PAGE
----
Many fashion retailers and brands are already using AI in their operations. Customer service chatbots are becoming a norm. This trend will see an increase in the use of AI in functions ranging from production to supply chain management to customer service.

Fashion players, who don’t incorporate AI into their operations, stand to lose. Artificial intelligence (AI), however, can quickly church through masses of data in order to provide useful insights into buying patterns, spending habits, and even color and style preferences.

AI can tell you if historically scarlet has been a bigger seller than rust or whether narrow ties have far outpaced wider ties in sales. This data can be then used to design clothing that people really want to wear.


With digital data and trend analysis tools fashion retailers can personalize their offerings. Since consumers are interacting with digital tools and platforms more and more, they are also giving away a lot more data about themselves. Clever use of this data is through advanced data and analytic tools.

Those sophisticated tools can help fashion retailers appeal directly to the tastes of individual consumers. Instead of relying on focus groups and customer surveys, fashion retailers can collect personal data and reach out to them effectively.

They can predict consumer demand through digital data collection and analysis tools.  The application of advanced data tools can also help them modernize their supply chain and cut waste. Every designer knows that no two bodies are the same. Two people may theoretically wear the same size, but one may have a smaller waist and wider hips, while the other has a higher waist and lower hips.

All of these factors affect how fashion fits. Smart tech allows designers to offer more variations in a single design to fit a wider variety of bodies.

Faster fashion

Other forms of disruption we see in fashion include exclusivity, faster fashion, and new channels. Numerous established brands are rethinking their business models to reflect these evolutions.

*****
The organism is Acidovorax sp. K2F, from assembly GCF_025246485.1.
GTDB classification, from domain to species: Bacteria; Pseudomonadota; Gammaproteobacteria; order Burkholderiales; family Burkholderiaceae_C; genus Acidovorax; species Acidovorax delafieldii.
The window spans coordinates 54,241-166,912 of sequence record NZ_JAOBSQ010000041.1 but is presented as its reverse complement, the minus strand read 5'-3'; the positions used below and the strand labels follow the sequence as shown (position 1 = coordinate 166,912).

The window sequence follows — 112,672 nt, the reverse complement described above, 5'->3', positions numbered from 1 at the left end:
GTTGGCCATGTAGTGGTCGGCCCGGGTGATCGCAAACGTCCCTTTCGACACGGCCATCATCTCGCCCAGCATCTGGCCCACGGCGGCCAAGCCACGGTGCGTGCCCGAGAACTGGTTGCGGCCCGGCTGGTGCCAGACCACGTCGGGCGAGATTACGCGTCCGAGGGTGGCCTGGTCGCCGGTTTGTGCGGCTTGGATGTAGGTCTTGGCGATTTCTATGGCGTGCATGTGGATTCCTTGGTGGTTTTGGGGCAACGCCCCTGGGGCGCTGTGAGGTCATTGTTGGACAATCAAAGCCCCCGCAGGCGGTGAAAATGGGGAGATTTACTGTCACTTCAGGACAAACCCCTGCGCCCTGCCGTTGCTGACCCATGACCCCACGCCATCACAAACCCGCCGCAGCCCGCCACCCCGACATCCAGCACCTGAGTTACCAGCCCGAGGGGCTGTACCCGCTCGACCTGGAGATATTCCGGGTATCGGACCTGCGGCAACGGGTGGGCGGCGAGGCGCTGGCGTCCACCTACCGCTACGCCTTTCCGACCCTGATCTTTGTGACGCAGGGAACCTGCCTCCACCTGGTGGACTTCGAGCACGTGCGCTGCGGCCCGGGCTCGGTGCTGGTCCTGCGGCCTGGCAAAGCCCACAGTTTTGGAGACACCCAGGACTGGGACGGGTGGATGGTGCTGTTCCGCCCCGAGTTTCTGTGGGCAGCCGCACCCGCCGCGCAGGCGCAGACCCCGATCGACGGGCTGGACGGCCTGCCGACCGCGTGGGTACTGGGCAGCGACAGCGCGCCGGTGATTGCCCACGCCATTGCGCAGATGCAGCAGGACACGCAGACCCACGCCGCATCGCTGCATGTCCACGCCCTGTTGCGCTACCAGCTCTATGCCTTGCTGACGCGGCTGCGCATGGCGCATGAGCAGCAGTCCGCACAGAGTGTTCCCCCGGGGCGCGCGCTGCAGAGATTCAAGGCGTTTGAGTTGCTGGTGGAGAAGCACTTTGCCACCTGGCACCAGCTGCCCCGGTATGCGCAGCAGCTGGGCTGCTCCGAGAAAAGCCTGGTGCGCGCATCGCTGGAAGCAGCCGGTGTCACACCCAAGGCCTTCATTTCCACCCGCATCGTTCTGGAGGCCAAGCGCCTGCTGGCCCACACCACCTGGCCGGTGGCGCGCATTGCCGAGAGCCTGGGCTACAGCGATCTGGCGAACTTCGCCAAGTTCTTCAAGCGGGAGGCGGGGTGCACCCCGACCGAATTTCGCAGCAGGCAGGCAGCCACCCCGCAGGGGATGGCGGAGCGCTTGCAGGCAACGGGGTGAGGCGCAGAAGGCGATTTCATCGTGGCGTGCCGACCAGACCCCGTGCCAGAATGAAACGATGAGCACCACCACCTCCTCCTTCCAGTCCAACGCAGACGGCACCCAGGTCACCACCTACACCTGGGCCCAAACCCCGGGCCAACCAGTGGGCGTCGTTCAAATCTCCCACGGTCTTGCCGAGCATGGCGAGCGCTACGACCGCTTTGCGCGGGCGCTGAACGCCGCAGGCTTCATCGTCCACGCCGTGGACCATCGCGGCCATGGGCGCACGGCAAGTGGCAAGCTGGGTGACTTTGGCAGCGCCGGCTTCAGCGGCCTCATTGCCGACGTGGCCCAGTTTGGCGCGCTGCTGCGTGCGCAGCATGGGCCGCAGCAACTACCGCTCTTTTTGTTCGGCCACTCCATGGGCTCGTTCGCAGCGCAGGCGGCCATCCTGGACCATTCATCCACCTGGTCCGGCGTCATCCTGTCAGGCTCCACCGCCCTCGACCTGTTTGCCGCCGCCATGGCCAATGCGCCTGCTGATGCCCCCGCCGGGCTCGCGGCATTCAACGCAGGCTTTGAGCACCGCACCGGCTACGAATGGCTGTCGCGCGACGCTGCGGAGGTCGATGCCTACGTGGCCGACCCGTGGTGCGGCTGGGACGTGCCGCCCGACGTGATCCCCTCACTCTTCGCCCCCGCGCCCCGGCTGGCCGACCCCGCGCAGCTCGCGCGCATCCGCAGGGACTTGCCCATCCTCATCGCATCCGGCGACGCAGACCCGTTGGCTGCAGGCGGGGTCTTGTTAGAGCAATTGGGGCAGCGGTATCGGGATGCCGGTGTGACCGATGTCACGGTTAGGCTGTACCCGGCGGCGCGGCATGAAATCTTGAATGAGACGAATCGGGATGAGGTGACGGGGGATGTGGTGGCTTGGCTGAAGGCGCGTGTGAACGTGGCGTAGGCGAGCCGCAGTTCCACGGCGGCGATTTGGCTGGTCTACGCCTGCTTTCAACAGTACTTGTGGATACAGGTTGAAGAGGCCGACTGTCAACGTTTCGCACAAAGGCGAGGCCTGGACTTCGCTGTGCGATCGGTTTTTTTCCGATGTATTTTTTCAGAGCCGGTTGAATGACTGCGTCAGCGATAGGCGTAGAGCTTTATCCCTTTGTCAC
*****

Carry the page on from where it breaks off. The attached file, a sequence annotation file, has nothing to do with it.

For instance, some are moving away from the traditional fashion calendar and imitating the “drop” approach commonly used by streetwear labels to release smaller and more frequent collections that create rarity value and elevate anticipation.

This has given rise to a broader range of holiday offerings as well as the introduction of micro-seasons. In addition, this also allows smaller retailers to provide a greater range of offerings to their consumers, and if they find themselves with a huge hit on their hands, they can even order more and get them in the hands of their consumers before demand dies down or the competition catches up.

Fashion moves online

Online shopping reached a tipping point. With purchase being made online, consumers were officially doing more online shopping than in retail stores. Overall, retail stores are becoming smaller and fewer and many brands are eschewing retail stores at all.

Figure 3: With the increase in online-based consumers, online-based marketing has become an essential tool.

In the age of smart tech, it is now possible to build a fashion powerhouse without ever opening a physical store.

Smart fashion

From connected jackets to smart sports apparel, clothing is quickly becoming connected to the Internet of Things (IoT). Soon, your clothing will get you into your building in the morning and may even be able to unlock and start your car.